Foods rich in Inulin: Food high in inulin includes asparagus, burdock root, chicory root, garlic, leeks, onions, soybeans, wild yams, and Jerusalem artichokes.
Pectin: Found in most fruits and some vegetables, pectin is a gel-like starch. This starch has anti-oxidant and anti-tumor properties. Along with keeping the beneficial bacteria sated, pectin resists the attempts of bacterial infection to take root in the system. It is also able to keep diversity alive in the gut microbiome.
Foods rich in Pectin: Foods high in pectin are raw apples, apricots, carrots, green beans, peaches, raspberries, and tomatoes.
When it comes to prebiotic foods it is suggested that you don’t do it all in one go – begin slow. As these foods cannot be digested by the stomach, there may be some shows of resistance like gas, nausea, or bloating if you indulge in them all at once. Start by alternating prebiotic foods with your meals twice a week and increase frequency gradually. Everybody is different and it is difficult to predict how your gastrointestinal system would react to prebiotics. Research is scarce but it is a known fact that prebiotics is good for you.
Probiotics are live microorganisms that, when consumed, provide the host – us, with health benefits. There are various strains of bacteria and there are some heated arguments as to which strain provides us with the most benefits. On the whole live bacteria, and sometimes yeasts, function as probiotics. The general consensus is that the more diverse the bacteria in the gut the healthier you are. Probiotics work by replenishing the numbers of the bacteria in the gut or to introduce new varieties to the flora. Live beneficial bacteria do a lot for us like;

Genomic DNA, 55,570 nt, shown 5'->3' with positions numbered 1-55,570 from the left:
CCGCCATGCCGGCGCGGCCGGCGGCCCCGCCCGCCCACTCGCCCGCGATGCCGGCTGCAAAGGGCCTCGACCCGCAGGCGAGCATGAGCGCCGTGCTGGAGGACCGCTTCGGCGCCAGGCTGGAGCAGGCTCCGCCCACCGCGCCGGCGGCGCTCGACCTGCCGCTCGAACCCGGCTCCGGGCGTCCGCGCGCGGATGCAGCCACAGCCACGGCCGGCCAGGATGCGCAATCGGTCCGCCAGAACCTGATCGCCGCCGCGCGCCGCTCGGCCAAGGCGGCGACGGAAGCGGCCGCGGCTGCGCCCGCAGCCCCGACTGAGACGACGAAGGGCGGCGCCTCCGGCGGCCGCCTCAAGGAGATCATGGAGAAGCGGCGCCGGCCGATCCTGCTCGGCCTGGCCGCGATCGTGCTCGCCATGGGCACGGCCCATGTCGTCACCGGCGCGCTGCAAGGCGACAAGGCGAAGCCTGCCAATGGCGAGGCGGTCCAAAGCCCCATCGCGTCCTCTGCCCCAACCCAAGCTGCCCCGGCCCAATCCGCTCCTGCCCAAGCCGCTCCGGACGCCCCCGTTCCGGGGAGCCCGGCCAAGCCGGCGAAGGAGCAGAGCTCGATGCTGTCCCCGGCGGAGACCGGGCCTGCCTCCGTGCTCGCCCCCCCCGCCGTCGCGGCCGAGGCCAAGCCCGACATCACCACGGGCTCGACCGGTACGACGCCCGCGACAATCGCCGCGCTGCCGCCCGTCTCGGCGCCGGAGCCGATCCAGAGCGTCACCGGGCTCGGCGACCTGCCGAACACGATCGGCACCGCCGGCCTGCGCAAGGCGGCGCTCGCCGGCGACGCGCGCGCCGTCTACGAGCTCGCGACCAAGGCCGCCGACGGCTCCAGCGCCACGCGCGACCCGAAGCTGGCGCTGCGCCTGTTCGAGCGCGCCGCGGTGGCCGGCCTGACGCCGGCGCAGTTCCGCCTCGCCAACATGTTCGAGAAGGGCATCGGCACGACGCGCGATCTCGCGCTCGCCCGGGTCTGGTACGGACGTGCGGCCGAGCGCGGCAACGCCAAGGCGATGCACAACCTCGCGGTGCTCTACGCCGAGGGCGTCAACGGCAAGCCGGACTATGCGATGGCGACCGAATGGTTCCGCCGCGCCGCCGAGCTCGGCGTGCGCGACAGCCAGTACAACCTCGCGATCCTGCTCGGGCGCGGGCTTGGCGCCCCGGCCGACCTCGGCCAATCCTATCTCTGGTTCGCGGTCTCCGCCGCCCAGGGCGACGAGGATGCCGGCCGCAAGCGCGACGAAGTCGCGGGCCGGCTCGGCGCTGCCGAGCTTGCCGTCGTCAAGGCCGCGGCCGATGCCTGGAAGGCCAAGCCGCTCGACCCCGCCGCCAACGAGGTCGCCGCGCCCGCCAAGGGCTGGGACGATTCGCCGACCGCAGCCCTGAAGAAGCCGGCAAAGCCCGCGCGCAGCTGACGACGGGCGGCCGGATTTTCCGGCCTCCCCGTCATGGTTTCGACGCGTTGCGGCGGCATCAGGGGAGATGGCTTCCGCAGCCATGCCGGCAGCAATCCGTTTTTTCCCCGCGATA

- Aid the digestive system with the breaking up of food.
- Line the digestive tract with a mucosal lining that protects the walls
- Impacts weight loss
- Helps with the production of serotonin – the happy hormone
- Keeps yeast infections at bay
- Fight inflammation
- Boosts immunity
- Has anti-aging and skin health benefits.
The operative term is “live”. Cooking or processing probiotic foods can kill off the bacteria that are trying to work for you so ingest them the way they are. Fermented foods are a great source of probiotics. Many foods that are dairy-based and kept refrigerated also have probiotic value. Some beneficial bacteria strains are lactobacillus – acidophilus, fermentum, plantarum, rhamnosus, paracasei and Bifidobacterium – infantis, longum, bifidum, breve, thermophilus.
Foods Rich in Probiotic Bacteria: Probiotic foods that carry live strains of bacteria, like the ones above, are what you should be ingesting.
- Foods like yogurt,
- Kefir – a fermented milk drink,
- Sauerkraut – fermented shredded cabbage,
- Tempeh – fermented soybean by-product,
- Kimchi – fermented cabbage again,
- Miso – Japanese seasoning,
- Kombucha – fermented tea drink,
- Pickles in brine and
- Organic buttermilk.
An often-repeated word here is fermented. That is because fermented foods usually carry the bacteria that we require and we need them alive. You should be able to find these foods in the cold storage section of the grocery store as high temperatures can kill off the probiotic bacteria.